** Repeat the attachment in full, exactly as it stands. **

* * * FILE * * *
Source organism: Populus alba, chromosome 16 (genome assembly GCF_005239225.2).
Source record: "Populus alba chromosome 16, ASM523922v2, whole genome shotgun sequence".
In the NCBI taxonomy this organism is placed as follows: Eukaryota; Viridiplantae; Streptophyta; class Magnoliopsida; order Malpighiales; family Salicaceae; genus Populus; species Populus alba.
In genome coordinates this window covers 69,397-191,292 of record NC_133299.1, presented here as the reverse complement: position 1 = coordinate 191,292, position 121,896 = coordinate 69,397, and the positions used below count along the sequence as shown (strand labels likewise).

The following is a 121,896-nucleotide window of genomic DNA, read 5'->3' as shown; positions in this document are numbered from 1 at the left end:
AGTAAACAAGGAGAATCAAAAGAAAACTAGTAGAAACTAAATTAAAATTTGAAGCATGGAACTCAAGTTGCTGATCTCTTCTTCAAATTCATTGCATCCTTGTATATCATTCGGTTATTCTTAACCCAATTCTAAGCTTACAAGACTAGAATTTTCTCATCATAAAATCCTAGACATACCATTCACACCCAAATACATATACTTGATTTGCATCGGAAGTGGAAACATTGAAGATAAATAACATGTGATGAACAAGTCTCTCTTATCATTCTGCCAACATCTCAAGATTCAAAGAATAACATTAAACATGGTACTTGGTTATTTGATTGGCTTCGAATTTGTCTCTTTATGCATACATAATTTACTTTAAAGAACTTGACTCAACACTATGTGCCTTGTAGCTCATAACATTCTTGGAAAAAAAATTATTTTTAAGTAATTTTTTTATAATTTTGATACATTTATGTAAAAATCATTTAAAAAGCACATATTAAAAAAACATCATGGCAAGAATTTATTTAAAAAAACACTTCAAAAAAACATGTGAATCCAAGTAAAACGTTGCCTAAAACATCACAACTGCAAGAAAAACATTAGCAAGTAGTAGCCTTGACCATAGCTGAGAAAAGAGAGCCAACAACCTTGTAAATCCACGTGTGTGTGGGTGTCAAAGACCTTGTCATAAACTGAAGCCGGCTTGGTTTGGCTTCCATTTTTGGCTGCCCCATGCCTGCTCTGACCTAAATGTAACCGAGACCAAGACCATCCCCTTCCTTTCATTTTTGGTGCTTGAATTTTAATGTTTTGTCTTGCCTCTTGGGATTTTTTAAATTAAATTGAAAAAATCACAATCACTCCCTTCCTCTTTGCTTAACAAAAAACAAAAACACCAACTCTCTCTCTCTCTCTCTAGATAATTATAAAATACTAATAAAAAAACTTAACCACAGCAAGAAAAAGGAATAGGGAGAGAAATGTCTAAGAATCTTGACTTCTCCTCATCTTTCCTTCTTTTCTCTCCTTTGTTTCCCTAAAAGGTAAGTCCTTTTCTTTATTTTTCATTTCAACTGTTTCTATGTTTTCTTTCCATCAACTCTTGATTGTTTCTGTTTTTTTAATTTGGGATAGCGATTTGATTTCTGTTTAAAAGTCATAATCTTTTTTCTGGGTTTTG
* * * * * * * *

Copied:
Source organism: Populus alba, chromosome 16 (genome assembly GCF_005239225.2).
Source record: "Populus alba chromosome 16, ASM523922v2, whole genome shotgun sequence".
In the NCBI taxonomy this organism is placed as follows: Eukaryota; Viridiplantae; Streptophyta; class Magnoliopsida; order Malpighiales; family Salicaceae; genus Populus; species Populus alba.
In genome coordinates this window covers 69,397-191,292 of record NC_133299.1, presented here as the reverse complement: position 1 = coordinate 191,292, position 121,896 = coordinate 69,397, and the positions used below count along the sequence as shown (strand labels likewise).

The following is a 121,896-nucleotide window of genomic DNA, read 5'->3' as shown; positions in this document are numbered from 1 at the left end:
AGTAAACAAGGAGAATCAAAAGAAAACTAGTAGAAACTAAATTAAAATTTGAAGCATGGAACTCAAGTTGCTGATCTCTTCTTCAAATTCATTGCATCCTTGTATATCATTCGGTTATTCTTAACCCAATTCTAAGCTTACAAGACTAGAATTTTCTCATCATAAAATCCTAGACATACCATTCACACCCAAATACATATACTTGATTTGCATCGGAAGTGGAAACATTGAAGATAAATAACATGTGATGAACAAGTCTCTCTTATCATTCTGCCAACATCTCAAGATTCAAAGAATAACATTAAACATGGTACTTGGTTATTTGATTGGCTTCGAATTTGTCTCTTTATGCATACATAATTTACTTTAAAGAACTTGACTCAACACTATGTGCCTTGTAGCTCATAACATTCTTGGAAAAAAAATTATTTTTAAGTAATTTTTTTATAATTTTGATACATTTATGTAAAAATCATTTAAAAAGCACATATTAAAAAAACATCATGGCAAGAATTTATTTAAAAAAACACTTCAAAAAAACATGTGAATCCAAGTAAAACGTTGCCTAAAACATCACAACTGCAAGAAAAACATTAGCAAGTAGTAGCCTTGACCATAGCTGAGAAAAGAGAGCCAACAACCTTGTAAATCCACGTGTGTGTGGGTGTCAAAGACCTTGTCATAAACTGAAGCCGGCTTGGTTTGGCTTCCATTTTTGGCTGCCCCATGCCTGCTCTGACCTAAATGTAACCGAGACCAAGACCATCCCCTTCCTTTCATTTTTGGTGCTTGAATTTTAATGTTTTGTCTTGCCTCTTGGGATTTTTTAAATTAAATTGAAAAAATCACAATCACTCCCTTCCTCTTTGCTTAACAAAAAACAAAAACACCAACTCTCTCTCTCTCTCTCTAGATAATTATAAAATACTAATAAAAAAACTTAACCACAGCAAGAAAAAGGAATAGGGAGAGAAATGTCTAAGAATCTTGACTTCTCCTCATCTTTCCTTCTTTTCTCTCCTTTGTTTCCCTAAAAGGTAAGTCCTTTTCTTTATTTTTCATTTCAACTGTTTCTATGTTTTCTTTCCATCAACTCTTGATTGTTTCTGTTTTTTTAATTTGGGATAGCGATTTGATTTCTGTTTAAAAGTCATAATCTTTTTTCTGGGTTTTG